This guide will show you how to enable your Raspberry Pi to become an Airplay endpoint using Shairport Sync. Shairport Sync is an AirPlay audio player for Linux and FreeBSD. It plays audio streamed from Apple devices and from AirPlay sources such as OwnTone.
Even though I prefer streaming from my own music collection (mostly downloaded from the beloved Bandcamp site), there are some services that have music available that I don’t otherwise have access to, and Plex has yet to support Podcasts. So, Airplay to my Raspberry Pi it is.
With Shairport Sync installed I can now use Airplay to stream music from my iPhone using Apple Music, Apple Podcasts, Spotify, YouTube music… pretty much anything that sends audio over Airplay.
I’ve have also paired my Rasberry Pi with a Dac Hat, so the audio quality is pretty good when streaming with Airplay. The only finicky aspect of my set up is that immediately switching from Headless Plexamp on the Raspberry Pi to Airplay is not as smooth as it could be, and the audio levels (volume) can vary a bit widely.
On that note; the trick to switching from Plexamp on the Raspberry Pi to Airplay seems to be to make sure that you’ve stopped streaming Plexamp to the Raspberry Pi before switching to an Airplay stream. If you don’t disconnect from Plexamp, the Airplay stream may not connect.
Aside from that one small quirk, enabling Airplay as an option for my Raspberry Pi has been a breeze and greatly expanded my options beyond a personal music server 🎉
Tools and Supplies
Here is a list of tools and equipment that you should have on hand before you begin this project:
Terminal or another Command Line Interface tool
You’ll need to use Terminal or a similar Command Line Interface (CLI) to install Shairport Sync to your Raspberry Pi. It will be helpful if you already have some experience with CLIs, but these steps should be simple enough for someone without command line experience to follow.
A Raspberry Pi
If you don’t have a Raspberry Pi handy, I would recommend buying a Raspberry Pi 4 or 5 Starter Kit from CanaKit.
Canakit offers a variety of kits, but each configuration will include everything you’ll need to get started. In writing this tutorial I’m using a Raspberry Pi 4 with 4GB of RAM.
SSH into your Raspberry Pi
With Raspberry Pi OS installed on your Micro-SD card and your Raspberry Pi powered on you’ll want to make sure you can SSH into the Pi.
If you need a refresh on how to SSH into your Raspberry Pi you can visit the guide How To SSH or Secure Shell into your Raspberry Pi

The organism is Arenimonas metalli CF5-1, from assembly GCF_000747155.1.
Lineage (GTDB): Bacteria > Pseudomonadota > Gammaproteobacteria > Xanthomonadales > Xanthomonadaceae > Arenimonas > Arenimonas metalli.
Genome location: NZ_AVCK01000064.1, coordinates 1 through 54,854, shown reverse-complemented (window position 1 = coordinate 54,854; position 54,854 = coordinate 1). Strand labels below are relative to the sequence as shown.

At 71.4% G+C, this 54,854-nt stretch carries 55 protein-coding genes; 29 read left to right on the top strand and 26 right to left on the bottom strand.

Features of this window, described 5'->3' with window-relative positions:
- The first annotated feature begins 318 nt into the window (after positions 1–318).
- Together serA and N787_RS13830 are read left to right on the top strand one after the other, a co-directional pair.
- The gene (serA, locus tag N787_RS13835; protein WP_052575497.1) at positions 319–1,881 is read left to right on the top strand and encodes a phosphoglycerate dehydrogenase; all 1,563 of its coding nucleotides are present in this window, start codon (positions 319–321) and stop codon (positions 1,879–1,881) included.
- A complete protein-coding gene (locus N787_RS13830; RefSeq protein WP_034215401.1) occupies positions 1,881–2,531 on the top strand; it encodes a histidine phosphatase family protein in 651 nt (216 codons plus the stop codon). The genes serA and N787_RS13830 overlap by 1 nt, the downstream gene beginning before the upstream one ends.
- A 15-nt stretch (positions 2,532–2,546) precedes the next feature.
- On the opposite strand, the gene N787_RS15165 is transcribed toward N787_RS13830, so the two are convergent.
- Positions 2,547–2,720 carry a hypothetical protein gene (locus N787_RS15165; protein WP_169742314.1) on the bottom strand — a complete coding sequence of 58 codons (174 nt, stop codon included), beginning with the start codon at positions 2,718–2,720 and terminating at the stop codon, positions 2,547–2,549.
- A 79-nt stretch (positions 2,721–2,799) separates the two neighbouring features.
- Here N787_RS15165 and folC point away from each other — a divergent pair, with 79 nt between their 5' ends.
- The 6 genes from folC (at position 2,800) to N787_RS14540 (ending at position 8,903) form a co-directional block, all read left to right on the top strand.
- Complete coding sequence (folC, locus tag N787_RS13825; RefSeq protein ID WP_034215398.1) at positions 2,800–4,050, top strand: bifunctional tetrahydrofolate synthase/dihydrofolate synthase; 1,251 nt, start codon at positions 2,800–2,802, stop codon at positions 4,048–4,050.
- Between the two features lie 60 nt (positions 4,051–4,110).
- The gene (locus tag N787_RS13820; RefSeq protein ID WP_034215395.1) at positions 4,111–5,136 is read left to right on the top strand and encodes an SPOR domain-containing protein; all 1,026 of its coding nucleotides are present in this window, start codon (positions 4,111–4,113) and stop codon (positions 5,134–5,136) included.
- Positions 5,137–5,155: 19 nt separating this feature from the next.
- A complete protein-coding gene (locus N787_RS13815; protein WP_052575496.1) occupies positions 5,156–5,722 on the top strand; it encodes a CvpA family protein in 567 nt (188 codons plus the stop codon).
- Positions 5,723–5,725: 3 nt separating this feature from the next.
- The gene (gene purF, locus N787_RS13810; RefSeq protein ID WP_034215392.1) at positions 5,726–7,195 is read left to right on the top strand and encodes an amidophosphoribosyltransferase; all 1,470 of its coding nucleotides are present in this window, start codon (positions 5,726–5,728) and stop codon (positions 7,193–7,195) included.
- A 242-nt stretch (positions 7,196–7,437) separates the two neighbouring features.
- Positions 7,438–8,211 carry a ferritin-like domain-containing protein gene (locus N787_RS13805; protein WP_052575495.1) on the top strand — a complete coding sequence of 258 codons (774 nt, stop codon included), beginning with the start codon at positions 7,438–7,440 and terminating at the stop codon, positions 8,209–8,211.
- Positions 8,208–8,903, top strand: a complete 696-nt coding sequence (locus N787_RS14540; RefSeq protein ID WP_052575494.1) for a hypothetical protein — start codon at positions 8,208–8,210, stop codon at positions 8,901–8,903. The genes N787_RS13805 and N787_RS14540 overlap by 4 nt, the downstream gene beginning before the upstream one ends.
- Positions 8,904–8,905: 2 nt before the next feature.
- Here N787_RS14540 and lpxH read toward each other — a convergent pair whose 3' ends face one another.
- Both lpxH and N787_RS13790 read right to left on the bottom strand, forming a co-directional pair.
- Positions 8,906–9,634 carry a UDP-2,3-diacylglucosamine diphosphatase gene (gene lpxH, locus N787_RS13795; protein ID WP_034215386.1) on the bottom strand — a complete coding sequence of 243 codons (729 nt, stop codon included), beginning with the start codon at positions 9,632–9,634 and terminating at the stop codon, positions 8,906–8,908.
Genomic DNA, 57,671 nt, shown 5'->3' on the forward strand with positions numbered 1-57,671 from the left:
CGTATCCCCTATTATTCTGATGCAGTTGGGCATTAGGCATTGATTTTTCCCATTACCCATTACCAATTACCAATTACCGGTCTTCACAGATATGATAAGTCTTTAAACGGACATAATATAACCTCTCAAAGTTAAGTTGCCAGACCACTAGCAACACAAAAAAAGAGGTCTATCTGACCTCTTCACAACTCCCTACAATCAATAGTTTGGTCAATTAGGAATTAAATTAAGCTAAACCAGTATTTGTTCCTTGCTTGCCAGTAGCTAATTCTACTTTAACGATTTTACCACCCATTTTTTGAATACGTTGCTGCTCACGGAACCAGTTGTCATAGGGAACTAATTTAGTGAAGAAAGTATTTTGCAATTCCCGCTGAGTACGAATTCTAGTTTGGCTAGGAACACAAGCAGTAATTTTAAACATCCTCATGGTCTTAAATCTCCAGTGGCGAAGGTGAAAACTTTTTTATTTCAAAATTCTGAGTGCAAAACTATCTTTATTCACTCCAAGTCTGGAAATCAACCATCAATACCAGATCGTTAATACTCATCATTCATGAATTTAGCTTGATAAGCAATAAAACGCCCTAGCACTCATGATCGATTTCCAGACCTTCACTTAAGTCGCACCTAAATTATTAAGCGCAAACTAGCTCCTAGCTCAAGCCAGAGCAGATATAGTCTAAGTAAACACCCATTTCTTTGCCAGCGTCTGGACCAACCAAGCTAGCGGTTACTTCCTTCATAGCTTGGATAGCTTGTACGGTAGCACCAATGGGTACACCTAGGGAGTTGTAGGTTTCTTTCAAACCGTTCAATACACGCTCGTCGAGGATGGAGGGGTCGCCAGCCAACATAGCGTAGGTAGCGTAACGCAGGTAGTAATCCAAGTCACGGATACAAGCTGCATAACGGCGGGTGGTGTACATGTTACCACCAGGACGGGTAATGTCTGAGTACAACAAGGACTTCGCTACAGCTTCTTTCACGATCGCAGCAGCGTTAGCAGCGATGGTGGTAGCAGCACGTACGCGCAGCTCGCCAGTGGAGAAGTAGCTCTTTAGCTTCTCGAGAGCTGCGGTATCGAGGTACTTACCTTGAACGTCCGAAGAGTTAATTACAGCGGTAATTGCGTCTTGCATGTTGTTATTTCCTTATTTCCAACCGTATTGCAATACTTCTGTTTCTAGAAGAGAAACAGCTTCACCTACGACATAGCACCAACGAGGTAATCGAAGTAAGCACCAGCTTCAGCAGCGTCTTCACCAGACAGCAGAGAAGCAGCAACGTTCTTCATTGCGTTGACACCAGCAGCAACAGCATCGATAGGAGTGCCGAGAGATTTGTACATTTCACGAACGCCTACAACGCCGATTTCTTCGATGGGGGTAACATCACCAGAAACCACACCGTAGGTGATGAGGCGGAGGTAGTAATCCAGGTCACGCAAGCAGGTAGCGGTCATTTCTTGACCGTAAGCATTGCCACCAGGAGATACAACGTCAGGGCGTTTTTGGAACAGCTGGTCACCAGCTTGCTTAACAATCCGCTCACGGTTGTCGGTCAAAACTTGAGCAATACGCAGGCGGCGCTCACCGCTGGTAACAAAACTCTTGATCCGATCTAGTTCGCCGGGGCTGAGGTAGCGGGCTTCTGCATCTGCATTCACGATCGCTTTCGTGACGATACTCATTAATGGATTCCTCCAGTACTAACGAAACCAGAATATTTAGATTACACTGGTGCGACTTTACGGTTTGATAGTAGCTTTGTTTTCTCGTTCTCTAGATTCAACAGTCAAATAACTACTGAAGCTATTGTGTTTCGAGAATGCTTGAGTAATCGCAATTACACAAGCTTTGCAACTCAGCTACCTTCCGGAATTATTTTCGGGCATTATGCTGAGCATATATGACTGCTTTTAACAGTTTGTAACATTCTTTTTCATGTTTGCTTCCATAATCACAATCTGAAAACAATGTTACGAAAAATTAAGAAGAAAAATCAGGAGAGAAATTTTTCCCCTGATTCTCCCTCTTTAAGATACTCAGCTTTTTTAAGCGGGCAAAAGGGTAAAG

On your computer launch your command-line interface app (Terminal, in my case) and enter the following command, where username is the SSH username and hostname is the hostname you created in Raspberry Pi Imager:
Update and upgrade your Raspberry Pi
I’m not always great at remembering to do this, but it’s good practice to run the following command to ensure your Raspberry Pi Operating System is up to date:
sudo apt-get update && sudo apt-get upgrade
Sometimes this process can take a few minutes. As long as your Terminal window is still scrolling everything should be working as intended, but watch for prompts where you may need to acknowledge some installations and upgrades.
Install Dependencies for Airplay
Like most fatures that we add to the Raspberry Pi, we’ll need to install some software that the feature relies on. For this Airplay project, install the needed dependencies by running this command:
sudo apt-get install autoconf automake avahi-daemon build-essential git libasound2-dev libavahi-client-dev libconfig-dev libdaemon-dev libpopt-dev libssl-dev libtool xmltoman
Install Shairport Sync
Shairport Sync is a free and open-source utility. It’s available to download from GitHub, but you won’t need a GitHub account to install.
To install Shairport Sync just run this command in your CLI:
git clone https://github.com/mikebrady/shairport-sync.git
Configure Shairport Sync
Now we’ll just need to configure Shairport Sync to work with our existing system. We’ll do this inside of the Shairport Sync directory that we added in the previous step.
To navigate into the Shairport Sync directory, enter this command in your CLI:
Now that you are in the Shairport Sync directory, enter these two commands to configure the build:
autoreconf -i -f
Hit Enter, then:
./configure --with-alsa --with-avahi --with-ssl=openssl --with-systemd --with-metadata
Build Shairport Sync
Now all we have to do is build using these two simple commands:
Hit Enter, then
sudo make install
Start Shairport Sync
Now all we have to do is start Shairport Sync with the following command:
sudo service shairport-sync start
If everything is working as intended you should now see your Raspberry Pi available as an Airplay endpoint. The name of the Airplay endpoint will match the name you created during your Raspberry Pi OS installation.
Enable Shairport Sync to start automatically
Assuming everything is working as intended and you’re able to send audio to your Raspberry Pi using Airplay, the next thing you might want to do is enable Shairport Sync to start automatically each time you power on your Raspberry Pi.
I’ve written a separate guide for that, which you can find here: How to automatically start Shairport Sync when you power on your Raspberry Pi